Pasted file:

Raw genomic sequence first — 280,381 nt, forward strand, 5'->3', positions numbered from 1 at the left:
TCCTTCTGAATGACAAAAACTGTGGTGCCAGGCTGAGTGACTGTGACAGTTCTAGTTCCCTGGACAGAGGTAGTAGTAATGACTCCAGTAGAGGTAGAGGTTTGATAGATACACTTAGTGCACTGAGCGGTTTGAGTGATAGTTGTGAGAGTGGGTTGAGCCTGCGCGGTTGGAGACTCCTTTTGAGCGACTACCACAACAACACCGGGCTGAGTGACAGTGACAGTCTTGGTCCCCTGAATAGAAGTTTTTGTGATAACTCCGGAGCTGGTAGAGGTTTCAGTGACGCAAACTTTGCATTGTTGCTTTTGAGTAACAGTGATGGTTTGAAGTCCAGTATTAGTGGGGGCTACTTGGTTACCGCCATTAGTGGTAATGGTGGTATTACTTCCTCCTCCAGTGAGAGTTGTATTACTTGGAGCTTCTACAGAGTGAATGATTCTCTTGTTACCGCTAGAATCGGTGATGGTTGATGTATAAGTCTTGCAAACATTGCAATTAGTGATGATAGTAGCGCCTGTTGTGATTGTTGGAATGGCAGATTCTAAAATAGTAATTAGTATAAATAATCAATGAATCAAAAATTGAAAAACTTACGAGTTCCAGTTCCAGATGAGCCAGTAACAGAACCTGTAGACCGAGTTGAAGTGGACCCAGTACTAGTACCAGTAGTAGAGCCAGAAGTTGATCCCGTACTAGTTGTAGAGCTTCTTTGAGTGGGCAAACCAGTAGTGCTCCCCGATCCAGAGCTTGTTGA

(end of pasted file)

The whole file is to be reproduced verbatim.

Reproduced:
Raw genomic sequence first — 280,381 nt, forward strand, 5'->3', positions numbered from 1 at the left:
TCCTTCTGAATGACAAAAACTGTGGTGCCAGGCTGAGTGACTGTGACAGTTCTAGTTCCCTGGACAGAGGTAGTAGTAATGACTCCAGTAGAGGTAGAGGTTTGATAGATACACTTAGTGCACTGAGCGGTTTGAGTGATAGTTGTGAGAGTGGGTTGAGCCTGCGCGGTTGGAGACTCCTTTTGAGCGACTACCACAACAACACCGGGCTGAGTGACAGTGACAGTCTTGGTCCCCTGAATAGAAGTTTTTGTGATAACTCCGGAGCTGGTAGAGGTTTCAGTGACGCAAACTTTGCATTGTTGCTTTTGAGTAACAGTGATGGTTTGAAGTCCAGTATTAGTGGGGGCTACTTGGTTACCGCCATTAGTGGTAATGGTGGTATTACTTCCTCCTCCAGTGAGAGTTGTATTACTTGGAGCTTCTACAGAGTGAATGATTCTCTTGTTACCGCTAGAATCGGTGATGGTTGATGTATAAGTCTTGCAAACATTGCAATTAGTGATGATAGTAGCGCCTGTTGTGATTGTTGGAATGGCAGATTCTAAAATAGTAATTAGTATAAATAATCAATGAATCAAAAATTGAAAAACTTACGAGTTCCAGTTCCAGATGAGCCAGTAACAGAACCTGTAGACCGAGTTGAAGTGGACCCAGTACTAGTACCAGTAGTAGAGCCAGAAGTTGATCCCGTACTAGTTGTAGAGCTTCTTTGAGTGGGCAAACCAGTAGTGCTCCCCGATCCAGAGCTTGTTGA